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Louisianaâs First Dinosaur

Louisianaâs first dinosaur fossil was found in 2004 at 
the TVOR SE vertebrate fossil location in Fort Polk, 
Vernon Parish, Louisiana, as discussed and illustrated
by Schiebout et al. (2004).  The fossils found at this
location include a wide variety of fossil Miocene 
vertebrates and reworked Cretaceous foraminifera.
The lone dinosaur fossil, LSUMG 12229, is a âsmall, 
sharp theropod toothâ that is consistent of having 
come from a dromaeosaur. This fossil was eroded 
from terrestrial Cretaceous deposits to the north 
and transported by Miocene rivers into Louisiana.

Reference Cited:

Schiebout, J. A., Ting, S., Williams, M., Boardman, G., 
Gose, W., Wilhite, D. R., White, P. D., and Kilbourne, 
B. 2004. Paleofaunal & Environmental Research on 
Miocene Fossil Sites TVOR SE and TVOR S on Fort 
Polk, Louisiana, with Continued Survey, Collection,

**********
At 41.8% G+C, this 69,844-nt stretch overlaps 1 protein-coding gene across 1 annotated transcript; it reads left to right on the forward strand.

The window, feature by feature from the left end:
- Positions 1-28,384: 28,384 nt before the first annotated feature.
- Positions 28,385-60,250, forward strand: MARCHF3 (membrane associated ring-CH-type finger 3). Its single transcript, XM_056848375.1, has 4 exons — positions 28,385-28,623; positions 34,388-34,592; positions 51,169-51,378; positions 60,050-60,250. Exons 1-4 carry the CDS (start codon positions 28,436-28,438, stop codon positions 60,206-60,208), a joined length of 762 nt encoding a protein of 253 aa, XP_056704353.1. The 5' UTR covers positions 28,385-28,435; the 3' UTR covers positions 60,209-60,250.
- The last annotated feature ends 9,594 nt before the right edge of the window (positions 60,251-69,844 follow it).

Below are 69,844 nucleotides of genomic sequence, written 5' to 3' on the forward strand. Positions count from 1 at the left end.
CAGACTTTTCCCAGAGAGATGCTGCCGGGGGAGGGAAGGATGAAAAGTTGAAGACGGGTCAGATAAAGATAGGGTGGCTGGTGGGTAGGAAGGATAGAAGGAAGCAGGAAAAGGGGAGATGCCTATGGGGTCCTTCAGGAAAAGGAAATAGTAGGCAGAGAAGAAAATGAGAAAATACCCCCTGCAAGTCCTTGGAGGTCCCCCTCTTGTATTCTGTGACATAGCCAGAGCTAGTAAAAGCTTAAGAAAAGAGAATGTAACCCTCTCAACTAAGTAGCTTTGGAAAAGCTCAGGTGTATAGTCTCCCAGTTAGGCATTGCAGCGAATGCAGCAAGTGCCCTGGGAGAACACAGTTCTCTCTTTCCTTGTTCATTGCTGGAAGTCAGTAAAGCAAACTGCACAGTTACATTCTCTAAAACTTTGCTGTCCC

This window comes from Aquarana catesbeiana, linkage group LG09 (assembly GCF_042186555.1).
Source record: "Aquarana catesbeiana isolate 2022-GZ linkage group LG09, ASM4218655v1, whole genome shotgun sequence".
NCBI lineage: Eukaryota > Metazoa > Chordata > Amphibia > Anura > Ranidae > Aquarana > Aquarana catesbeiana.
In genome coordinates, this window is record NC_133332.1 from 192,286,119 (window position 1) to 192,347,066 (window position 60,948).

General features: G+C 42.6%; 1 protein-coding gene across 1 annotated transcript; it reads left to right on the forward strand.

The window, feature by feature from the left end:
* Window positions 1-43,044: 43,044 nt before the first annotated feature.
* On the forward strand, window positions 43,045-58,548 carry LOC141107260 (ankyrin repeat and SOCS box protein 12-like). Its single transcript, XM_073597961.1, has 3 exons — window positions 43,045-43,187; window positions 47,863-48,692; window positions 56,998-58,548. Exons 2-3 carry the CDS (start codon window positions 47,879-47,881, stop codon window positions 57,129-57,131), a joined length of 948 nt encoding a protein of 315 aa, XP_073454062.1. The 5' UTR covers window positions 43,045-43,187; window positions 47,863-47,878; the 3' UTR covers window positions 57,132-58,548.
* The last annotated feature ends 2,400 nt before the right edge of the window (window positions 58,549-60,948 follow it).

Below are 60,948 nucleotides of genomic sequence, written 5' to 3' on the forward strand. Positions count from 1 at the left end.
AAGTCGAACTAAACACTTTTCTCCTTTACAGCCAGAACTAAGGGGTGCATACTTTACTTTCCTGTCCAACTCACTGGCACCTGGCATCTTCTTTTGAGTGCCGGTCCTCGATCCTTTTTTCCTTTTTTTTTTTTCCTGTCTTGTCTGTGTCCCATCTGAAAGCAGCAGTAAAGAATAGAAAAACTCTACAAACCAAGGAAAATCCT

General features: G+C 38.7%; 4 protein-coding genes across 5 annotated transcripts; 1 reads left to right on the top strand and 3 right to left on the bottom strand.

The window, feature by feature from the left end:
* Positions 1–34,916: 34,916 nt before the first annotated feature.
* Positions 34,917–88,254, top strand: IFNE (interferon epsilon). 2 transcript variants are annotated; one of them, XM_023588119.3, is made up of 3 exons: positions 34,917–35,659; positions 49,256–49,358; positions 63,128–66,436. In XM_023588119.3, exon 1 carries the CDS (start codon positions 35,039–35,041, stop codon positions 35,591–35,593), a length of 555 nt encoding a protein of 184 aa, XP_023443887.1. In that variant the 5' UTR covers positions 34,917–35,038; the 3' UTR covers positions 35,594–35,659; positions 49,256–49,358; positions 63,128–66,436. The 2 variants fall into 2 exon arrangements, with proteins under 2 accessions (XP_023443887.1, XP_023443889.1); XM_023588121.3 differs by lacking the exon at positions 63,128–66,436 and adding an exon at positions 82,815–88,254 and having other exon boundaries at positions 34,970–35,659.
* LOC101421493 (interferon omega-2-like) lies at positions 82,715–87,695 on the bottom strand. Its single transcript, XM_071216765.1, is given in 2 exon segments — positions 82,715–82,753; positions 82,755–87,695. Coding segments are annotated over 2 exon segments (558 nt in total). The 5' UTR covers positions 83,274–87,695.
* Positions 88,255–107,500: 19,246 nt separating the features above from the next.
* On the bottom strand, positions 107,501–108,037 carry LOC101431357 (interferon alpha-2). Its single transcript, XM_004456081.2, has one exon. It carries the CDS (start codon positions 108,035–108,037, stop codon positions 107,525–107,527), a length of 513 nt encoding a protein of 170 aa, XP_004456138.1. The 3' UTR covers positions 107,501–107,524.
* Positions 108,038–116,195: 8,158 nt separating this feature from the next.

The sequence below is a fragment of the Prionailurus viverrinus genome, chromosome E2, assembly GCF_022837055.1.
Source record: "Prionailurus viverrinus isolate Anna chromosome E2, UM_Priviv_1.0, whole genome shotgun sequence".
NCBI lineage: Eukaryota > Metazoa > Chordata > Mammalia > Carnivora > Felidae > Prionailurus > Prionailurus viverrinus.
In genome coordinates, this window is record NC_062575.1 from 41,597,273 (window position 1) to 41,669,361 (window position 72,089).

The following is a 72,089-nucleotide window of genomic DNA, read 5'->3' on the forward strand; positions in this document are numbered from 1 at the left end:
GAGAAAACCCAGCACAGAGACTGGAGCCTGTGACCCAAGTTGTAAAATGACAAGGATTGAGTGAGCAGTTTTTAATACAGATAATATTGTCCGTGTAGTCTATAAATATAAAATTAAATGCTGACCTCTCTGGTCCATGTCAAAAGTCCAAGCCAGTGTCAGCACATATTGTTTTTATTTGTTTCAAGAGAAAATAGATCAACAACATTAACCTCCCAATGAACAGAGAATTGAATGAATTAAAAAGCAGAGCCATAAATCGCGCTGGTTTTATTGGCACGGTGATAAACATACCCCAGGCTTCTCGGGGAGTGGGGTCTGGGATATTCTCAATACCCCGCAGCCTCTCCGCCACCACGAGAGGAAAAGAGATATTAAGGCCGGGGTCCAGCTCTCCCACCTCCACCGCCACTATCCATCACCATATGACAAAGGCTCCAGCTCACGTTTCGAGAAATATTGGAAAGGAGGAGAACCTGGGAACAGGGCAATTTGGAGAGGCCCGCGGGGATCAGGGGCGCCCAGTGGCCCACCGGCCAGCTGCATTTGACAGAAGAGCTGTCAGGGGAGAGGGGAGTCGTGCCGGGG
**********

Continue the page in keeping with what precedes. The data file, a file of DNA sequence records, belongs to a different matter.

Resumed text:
Processing, and Documentation of other Miocene 
localities. Louisiana. Corps of Engineers, Fort 
Worth District, Contract no. DACA63-00-D-006, 
Delivery Order no. 0015. Louisiana State University, 
45 pp.


More about TVOR SE can be found in:

Hill, Julie Lynn, 2010, Taphonomy and Sedimentology 
of Two Miocene Vertebrate Fossil Sites on Fort Polk, 
Louisiana. Unpublished M.S. thesis, Department of
Geology & Geophysics, Louisiana State University,
Baton Rouge, Louisiana. 69 pp.


Cretaceous shark teeth have been found in Cretaceous 
strata exposed on top of the Prothro Dome in Bienville 
Parish (Stringer and Henry 1996).

Reference Cited:

Stringer, Gary L., and Henry, M., 1996, First report of 
the Cretaceous shark Squalicorax from Louisiana. 
Mississippi Geology. vol. 17, no. 2, pp. 40-42.




Paul V. Heinrich